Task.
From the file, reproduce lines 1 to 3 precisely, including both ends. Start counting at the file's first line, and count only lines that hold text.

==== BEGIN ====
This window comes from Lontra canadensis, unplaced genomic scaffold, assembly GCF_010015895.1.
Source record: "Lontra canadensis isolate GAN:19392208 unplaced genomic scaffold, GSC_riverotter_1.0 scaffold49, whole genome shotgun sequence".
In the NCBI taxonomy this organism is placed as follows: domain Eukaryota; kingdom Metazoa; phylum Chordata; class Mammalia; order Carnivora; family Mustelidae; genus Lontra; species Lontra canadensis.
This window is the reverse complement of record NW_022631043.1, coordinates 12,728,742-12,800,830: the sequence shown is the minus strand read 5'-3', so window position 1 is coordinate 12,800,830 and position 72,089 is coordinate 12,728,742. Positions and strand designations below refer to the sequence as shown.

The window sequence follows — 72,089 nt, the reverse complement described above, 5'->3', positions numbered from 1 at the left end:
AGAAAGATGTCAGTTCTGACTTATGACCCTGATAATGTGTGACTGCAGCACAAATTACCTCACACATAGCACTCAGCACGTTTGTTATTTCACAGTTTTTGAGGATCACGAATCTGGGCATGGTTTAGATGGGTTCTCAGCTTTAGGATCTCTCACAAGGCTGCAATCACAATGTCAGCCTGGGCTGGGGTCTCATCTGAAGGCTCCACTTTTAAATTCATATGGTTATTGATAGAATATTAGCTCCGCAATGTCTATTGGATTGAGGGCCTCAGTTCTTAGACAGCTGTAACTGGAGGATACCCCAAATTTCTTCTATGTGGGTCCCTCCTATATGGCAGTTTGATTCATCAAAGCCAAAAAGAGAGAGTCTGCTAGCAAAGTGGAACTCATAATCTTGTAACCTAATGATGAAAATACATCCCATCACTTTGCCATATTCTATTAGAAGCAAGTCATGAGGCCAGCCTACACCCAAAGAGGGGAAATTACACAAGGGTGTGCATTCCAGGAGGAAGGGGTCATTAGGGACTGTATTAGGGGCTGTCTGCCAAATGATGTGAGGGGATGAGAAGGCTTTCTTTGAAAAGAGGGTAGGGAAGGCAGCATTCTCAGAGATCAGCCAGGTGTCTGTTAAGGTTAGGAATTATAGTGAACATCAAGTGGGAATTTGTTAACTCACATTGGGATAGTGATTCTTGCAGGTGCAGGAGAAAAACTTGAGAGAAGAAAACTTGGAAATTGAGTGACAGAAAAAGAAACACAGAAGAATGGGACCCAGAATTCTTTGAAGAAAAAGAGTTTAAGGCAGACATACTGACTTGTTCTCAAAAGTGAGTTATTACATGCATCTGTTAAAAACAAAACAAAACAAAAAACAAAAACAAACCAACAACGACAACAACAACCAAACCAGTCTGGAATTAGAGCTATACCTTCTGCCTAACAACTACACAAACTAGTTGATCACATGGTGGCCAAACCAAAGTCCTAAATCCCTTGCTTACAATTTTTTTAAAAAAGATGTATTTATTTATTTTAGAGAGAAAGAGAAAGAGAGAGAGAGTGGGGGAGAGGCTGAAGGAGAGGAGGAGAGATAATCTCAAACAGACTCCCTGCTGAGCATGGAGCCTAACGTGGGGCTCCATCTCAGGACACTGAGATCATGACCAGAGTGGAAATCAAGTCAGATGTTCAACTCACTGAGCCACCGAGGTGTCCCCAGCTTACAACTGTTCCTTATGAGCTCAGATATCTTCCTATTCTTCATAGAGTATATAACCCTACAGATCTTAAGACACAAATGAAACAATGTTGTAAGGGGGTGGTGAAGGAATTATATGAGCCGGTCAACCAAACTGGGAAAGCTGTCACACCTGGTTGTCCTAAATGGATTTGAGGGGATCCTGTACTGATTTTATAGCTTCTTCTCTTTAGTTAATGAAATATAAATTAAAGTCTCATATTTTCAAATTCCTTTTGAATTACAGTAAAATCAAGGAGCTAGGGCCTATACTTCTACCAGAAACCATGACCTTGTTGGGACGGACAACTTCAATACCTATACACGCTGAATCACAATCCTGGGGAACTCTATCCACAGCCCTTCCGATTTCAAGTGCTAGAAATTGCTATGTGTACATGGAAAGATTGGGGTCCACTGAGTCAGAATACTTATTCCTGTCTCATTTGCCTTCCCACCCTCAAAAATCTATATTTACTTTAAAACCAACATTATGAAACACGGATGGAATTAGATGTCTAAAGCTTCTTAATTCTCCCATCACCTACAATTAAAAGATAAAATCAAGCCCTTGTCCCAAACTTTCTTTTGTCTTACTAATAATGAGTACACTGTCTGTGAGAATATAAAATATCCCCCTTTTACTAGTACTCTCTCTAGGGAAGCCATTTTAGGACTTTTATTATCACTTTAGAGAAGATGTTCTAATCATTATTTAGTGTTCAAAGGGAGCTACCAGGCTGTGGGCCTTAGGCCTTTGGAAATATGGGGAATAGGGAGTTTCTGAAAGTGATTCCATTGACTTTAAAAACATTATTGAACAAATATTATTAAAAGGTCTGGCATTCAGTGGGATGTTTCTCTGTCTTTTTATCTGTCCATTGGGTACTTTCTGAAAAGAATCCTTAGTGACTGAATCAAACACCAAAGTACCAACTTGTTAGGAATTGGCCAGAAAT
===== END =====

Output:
This window comes from Lontra canadensis, unplaced genomic scaffold, assembly GCF_010015895.1.
Source record: "Lontra canadensis isolate GAN:19392208 unplaced genomic scaffold, GSC_riverotter_1.0 scaffold49, whole genome shotgun sequence".
In the NCBI taxonomy this organism is placed as follows: domain Eukaryota; kingdom Metazoa; phylum Chordata; class Mammalia; order Carnivora; family Mustelidae; genus Lontra; species Lontra canadensis.